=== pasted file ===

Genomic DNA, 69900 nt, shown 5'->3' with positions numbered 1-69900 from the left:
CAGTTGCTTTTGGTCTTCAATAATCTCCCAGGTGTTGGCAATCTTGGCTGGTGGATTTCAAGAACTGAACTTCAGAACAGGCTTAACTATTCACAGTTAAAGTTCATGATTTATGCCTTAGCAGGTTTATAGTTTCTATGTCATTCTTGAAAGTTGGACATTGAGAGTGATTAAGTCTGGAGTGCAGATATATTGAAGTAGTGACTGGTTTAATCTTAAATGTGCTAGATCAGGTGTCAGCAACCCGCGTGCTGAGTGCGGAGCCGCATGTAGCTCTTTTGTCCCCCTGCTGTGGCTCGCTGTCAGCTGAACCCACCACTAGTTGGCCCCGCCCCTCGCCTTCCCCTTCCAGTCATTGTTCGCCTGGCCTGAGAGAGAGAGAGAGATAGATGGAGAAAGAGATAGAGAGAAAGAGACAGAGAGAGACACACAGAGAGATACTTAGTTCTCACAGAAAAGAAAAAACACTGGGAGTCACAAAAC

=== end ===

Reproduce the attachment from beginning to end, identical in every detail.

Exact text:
Genomic DNA, 69900 nt, shown 5'->3' with positions numbered 1-69900 from the left:
CAGTTGCTTTTGGTCTTCAATAATCTCCCAGGTGTTGGCAATCTTGGCTGGTGGATTTCAAGAACTGAACTTCAGAACAGGCTTAACTATTCACAGTTAAAGTTCATGATTTATGCCTTAGCAGGTTTATAGTTTCTATGTCATTCTTGAAAGTTGGACATTGAGAGTGATTAAGTCTGGAGTGCAGATATATTGAAGTAGTGACTGGTTTAATCTTAAATGTGCTAGATCAGGTGTCAGCAACCCGCGTGCTGAGTGCGGAGCCGCATGTAGCTCTTTTGTCCCCCTGCTGTGGCTCGCTGTCAGCTGAACCCACCACTAGTTGGCCCCGCCCCTCGCCTTCCCCTTCCAGTCATTGTTCGCCTGGCCTGAGAGAGAGAGAGAGATAGATGGAGAAAGAGATAGAGAGAAAGAGACAGAGAGAGACACACAGAGAGATACTTAGTTCTCACAGAAAAGAAAAAACACTGGGAGTCACAAAAC